The year is halfway over and I am ONE BOOK away from meeting my goal of 52 books in a year! Wow!
When I first started this “project” in January I wasn’t sure if I was going to be able to do it. I’ve always loved to read (so much so that my mom once grounded me from reading for a whole week as a punishment because she knew how much it would hurt), but got out of a habit of reading for pleasure sometime in the last several years. The thought of reading a book a week intimidated me. But, just like riding a bike, the more I read the more I wanted to read. It was as if I’d rediscovered an important part of myself that I didn’t know I’d lost. Interestingly enough, this has also led to me feeling more inspired to write….
I just want to read ALL THE BOOKS!
Here’s the updated list, newest in bold 🙂
Every Bitter Thing is Sweet by Sara Hagerty
Interrupted by Jen Hatmaker
7 by Jen Hatmaker
Breaking Free by Beth Moore
A Long Obedience in the Same Direction by Eugene Peterson
The Envy of Eve by Melissa Kruger
Recapture the Wonder by Ravi Zacharias
Bird by Bird by Anne Lamott
Depression: Looking Up From The Stubborn Darkness (Edward T. Welch)
Quiet: the Power of Introverts in a World that can’t Stop Talking (Susan Cain)
The Fringe Hours (Jessica Turner)
Jesus the King (Timothy Keller)
A Little Salty to Cut the Sweet (Sophie Hudson)
He Chose the Nails (Max Lucado)
Shakespeare Saved My Life: Ten Years in Solitary with the Bard (Laura Bates)
Sabbath (Wayne Muller)
Still: Notes on a Mid-Faith Crisis (Lauren Winner)
Is Everyone Hanging out Without Me? (Mindy Kaling)
In Cold Blood (Truman Capote)
Yes Please (Amy Poehler) – I could have lived without reading this. It’s too crude for my taste, especially compared to Mindy Kaling’s book.
Just Mercy (Bryan Stevenson) – This gave me so much to think about…and is such a timely issue. I highly recommend.
The Sweetness at the Bottom of the Pie (Alan Bradley)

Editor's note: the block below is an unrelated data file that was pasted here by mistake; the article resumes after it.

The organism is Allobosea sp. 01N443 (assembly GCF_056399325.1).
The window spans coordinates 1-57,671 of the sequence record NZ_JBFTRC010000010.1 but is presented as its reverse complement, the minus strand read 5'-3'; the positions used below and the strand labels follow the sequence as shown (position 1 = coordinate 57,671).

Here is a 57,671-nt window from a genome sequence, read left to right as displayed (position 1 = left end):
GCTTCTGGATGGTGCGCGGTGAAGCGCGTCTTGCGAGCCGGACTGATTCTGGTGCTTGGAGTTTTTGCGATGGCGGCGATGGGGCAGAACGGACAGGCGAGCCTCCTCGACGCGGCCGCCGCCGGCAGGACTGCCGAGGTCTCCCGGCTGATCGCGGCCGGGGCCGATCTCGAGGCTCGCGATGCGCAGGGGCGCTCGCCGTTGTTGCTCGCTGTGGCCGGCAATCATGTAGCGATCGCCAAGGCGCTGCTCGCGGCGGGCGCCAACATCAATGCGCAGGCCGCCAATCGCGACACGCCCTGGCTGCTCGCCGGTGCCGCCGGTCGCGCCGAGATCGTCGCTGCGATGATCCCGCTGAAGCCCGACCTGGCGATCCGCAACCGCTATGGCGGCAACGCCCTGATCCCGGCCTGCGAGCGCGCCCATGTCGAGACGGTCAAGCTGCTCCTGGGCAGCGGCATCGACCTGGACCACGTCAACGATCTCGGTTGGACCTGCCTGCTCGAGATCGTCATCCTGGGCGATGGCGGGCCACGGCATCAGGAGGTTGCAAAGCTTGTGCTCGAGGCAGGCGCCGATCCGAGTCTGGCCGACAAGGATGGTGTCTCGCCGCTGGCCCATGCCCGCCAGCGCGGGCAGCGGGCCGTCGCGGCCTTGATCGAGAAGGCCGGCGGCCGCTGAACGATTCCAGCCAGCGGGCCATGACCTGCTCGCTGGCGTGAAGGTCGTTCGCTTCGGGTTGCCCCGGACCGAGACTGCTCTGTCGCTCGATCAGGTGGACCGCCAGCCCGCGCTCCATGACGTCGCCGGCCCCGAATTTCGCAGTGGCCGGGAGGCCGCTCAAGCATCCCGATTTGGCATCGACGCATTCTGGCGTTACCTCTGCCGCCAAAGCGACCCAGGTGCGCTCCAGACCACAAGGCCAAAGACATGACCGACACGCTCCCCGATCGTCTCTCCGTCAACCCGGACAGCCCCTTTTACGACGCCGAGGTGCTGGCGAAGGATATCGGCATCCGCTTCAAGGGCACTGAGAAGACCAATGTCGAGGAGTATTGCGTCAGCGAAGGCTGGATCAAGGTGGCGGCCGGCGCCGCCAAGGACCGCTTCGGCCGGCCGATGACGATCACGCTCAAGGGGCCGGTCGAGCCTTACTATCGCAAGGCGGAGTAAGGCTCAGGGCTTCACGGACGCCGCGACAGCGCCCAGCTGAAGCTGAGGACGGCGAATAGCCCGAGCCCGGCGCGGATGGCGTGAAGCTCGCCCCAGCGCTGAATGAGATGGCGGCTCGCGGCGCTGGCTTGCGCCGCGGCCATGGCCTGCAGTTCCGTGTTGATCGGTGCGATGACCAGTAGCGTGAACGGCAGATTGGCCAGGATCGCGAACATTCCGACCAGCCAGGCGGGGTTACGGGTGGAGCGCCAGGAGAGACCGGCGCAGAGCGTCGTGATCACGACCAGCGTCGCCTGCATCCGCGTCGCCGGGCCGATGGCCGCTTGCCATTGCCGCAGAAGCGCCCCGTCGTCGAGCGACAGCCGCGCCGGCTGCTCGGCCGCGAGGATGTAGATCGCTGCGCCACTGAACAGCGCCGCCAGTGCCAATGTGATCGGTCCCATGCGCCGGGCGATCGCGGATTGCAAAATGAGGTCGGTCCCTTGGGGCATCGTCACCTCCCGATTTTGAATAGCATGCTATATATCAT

Big Little Lies (Liane Moriarty)
The Magician’s Nephew (C.S. Lewis)
The Lion, The Witch, and The Wardrobe (C.S. Lewis)
The Good Girl (Mary Kubica)
The Invention of Wings (Sue Monk Kidd)
The Weed that Strings the Hangman’s Bag (Alan Bradley)
Year of Wonders (Geraldine Brooks)
Three Wishes (Liane Moriarty)
Orphan Train (Christina Baker Kline)
The Things we do for Love (Kristin Hannah)
Angels Walking (Karen Kingsbury)
A Red Herring Without Mustard (Alan Bradley)
The Next Always (Nora Roberts)
The Rosie Project / The Rosie Effect (Graeme Simsion)
The Outer Banks House / Return to the Outer Banks House (Diann Ducharme) –
Summer Island (Kristin Hannah)
Attachments (Rainbow Rowell)
Speak (Lauren Halse Anderson)
The Last Anniversary (Liane Moriarty)
Chasing Sunsets (Karen Kingsbury)
The Girl on the Train (Paula Hawkins) – this book is along the same vein as Gone Girl and it was a captivating read, although not quite as well written.
Bridge to Haven (Francine Rivers) – Rivers wrote one of my favorite Christian fiction books ever, and so I was excited to see she’d written something new. This was a good read, but I didn’t love the happily ever after ending. It seemed far-fetched.
If I Stay (Gayle Forman) – A YA book that got its own movie. Didn’t like it.
Her Husband’s Secret (Liane Moriarty) – I can’t get enough of Moriarty’s style; an enjoyable read.
Eyes on You (Kate White) – got this as an audiobook through the library and listened while cleaning and knitting. It held my attention but it’s not a must-read.
The Lost Wife (Alyson Richman) – This one is so precious and I shed a few tears. Loosely based on a synthesis of a few true stories, this World War II novel offers a different, and difficult, picture of Jews in Nazi Europe.
The Nightingale (Kristin Hannah) – This is another World War II novel and focuses on the role of two sisters in the French resistance. The best book by Kristin Hannah I’ve ever read. So much substance.
March (Geraldine Brooks) – I realized about halfway through this book that I’d read it before…I kept reading anyway because I remembered that I enjoyed it the first time. It combines two things I love – the book Little Womenand the Civil War. Brookes writes in the midst of Alcott’s novel and gives the reader an idea of what Mr. March experienced while away at war. One word of warning: if you don’t want to view your favorite literary characters as real, flawed people, don’t read this.
Orthodoxy (GK Chesterton) – working my way through this slowly
Cutting For Stone (Abraham Verghese) – this one is LONG….I’m a little over halfway through.
Total Finished as of May 31, 2015 – 51